Shrubs of the Adirondacks:
Bog Rosemary (Andromeda polifolia)

Shrubs of the Adironack Park: Bog Rosemary (Andromeda polifolia) on the Boreal Life Trail (23 May 2015).
Shrubs of the Adirondacks: Bog Rosemary is one of several leathery-leafed plants growing in swampy or boggy habitats. Bog Rosemary (Andromeda polifolia) on the Boreal Life Trail (23 May 2015).

Bog Rosemary (Andromeda polifolia) is a small, native evergreen shrub with blue-gray foliage which produces small pinkish flowers in spring. It grows in bogs in the Adirondack Mountains of upstate New York.

Bog Rosemary is a member of the Heath family. The common name of this plant reflects the fact that its leaves are similar to those of common garden Rosemary, although the two plants are totally unrelated. Bog Rosemary was given its Latin name by Linnaeus, who compared it with the goddess Andromeda; Andromeda was chained to a rock in the sea, while the Bog Rosemary is fixed to the middle of wetlands.


Identification of Bog Rosemary

Shrubs of the Adirondack Park: Bog Rosemary in bud on the Boreal Life Trail (17 May 2014).
Shrubs of the Adirondacks: The narrow, blue-green leaves of the Bog Rosemary are curled inward. Bog Rosemary in bud on the Boreal Life Trail (17 May 2014).

Bog Rosemary is one of several leathery-leafed plants growing in swampy or boggy habitats. It grows up to two feet tall. The plant has small terminal clusters of bell-shaped nodding flowers, which appear in mid-spring. In the Adirondack region, Bog Rosemary usually starts to bud in mid- or late-May, and flowers in late May to early June. Each flower is about a quarter of an inch long. The flowers are usually pale pink, but can also be white.

The dark green evergreen leaves are 2 inches long and about a quarter of an inch wide. The leaf margins are smooth. The leaves are alternate; that is, the leaves merge from the stem one at a time. The leaves roll inwards. The underside of the leaves is whitened by tiny hairs. The fruit is a dry, rounded capsule, appearing in July.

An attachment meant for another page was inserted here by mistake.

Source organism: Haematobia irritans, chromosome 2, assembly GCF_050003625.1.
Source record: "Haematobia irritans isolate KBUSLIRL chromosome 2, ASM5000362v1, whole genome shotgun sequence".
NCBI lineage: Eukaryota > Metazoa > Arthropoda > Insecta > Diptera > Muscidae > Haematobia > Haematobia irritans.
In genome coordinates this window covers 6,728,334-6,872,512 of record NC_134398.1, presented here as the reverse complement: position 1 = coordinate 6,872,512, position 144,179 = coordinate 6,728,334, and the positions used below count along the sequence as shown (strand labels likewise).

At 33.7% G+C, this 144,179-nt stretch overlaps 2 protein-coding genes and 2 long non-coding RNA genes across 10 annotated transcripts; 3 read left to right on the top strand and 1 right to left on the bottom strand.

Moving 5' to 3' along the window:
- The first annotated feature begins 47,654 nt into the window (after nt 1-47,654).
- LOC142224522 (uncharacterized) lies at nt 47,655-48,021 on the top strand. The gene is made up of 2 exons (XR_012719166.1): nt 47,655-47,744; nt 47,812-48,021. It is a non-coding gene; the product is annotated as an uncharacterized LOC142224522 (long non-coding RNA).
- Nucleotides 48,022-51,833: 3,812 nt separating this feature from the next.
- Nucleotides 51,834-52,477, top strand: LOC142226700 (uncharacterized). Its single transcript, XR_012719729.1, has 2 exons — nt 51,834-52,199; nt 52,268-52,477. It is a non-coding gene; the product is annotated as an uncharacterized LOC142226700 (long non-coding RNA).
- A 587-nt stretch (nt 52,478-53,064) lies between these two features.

One key to identifying Bog Rosemary and differentiating it from other leathery-leafed plants growing in swampy or boggy habitats is the leaf arrangement.

  • Sheep Laurel and Bog Laurel both have opposite leaves, in contrast to Bog Rosemary, which has alternate leaves.
  • Like Bog Rosemary, Leatherleaf and Labrador Tea have alternate leaves. However, the leaf margins of the Leatherleaf are not inrolled, and the undersides of the leaves have yellow, waxy deposits. Labrador Tea has much wider leaves with rusty to whitish undersides and hairy twigs.

Bog Rosemary flowers are also a useful identification key, since they are distinct from those of other evergreen shrubs which flourish in bogs.

  • Bog Rosemary flowers are bell-shaped, like those of Leatherleaf, but are arrayed on the plant in a completely different way. The white Leatherleaf bells appear on axils of the current year's leaves, forming a one-side raceme, while the pinkish Bog Rosemary flowers appear in clusters at the end of the branch.
  • Bog Laurel flowers also appear to be on the end of the branch. However, the flowers are a much darker rose-purple and are not in the shape of a bell.
  • Sheep Laurel flowers appear in lateral clusters grouped near the previous year's leaves; that is, the leaves appear farther down on the branch, with new leaf growth above.

Uses of Bog Rosemary

Shrubs of the Adirondack Park: Bog Rosemary on the Boreal Life Trail (6 July 2013).
Shrubs of the Adirondacks: The fruits of Bog Rosemary appear in small, rounded capsules, each with five sections. Bog Rosemary on the Boreal Life Trail (6 July 2013).

Although some Native American Indian tribes reportedly used the fresh or dried leaves of Bog Rosemary for a tea, all parts of the plant are said to be toxic in large quantities. No parts of it should be eaten. Symptoms of poisoning include watering of the mouth, eyes, and nose; loss of energy; slow pulse; vomiting; low blood pressure; lack of coordination; convulsion; and progressive paralysis.

Wildlife Value of Bog Rosemary

Bog Rosemary has limited importance to wildlife. The plant contains a poisonous substance and has been known to kill domestic sheep that attempt to browse on it. However, the bog communities where Bog Rosemary flourishes are extremely important to some bird species, including the Palm Warbler and Lincoln's Sparrow.

Distribution of Bog Rosemary

Bog Rosemary is found in the northeastern regions of the US. This species occurs from Greenland westward through all of the Canadian provinces to Alaska and south to Washington and Idaho. It occurs south along the north Atlantic coast to New Jersey and west to Illinois and Minnesota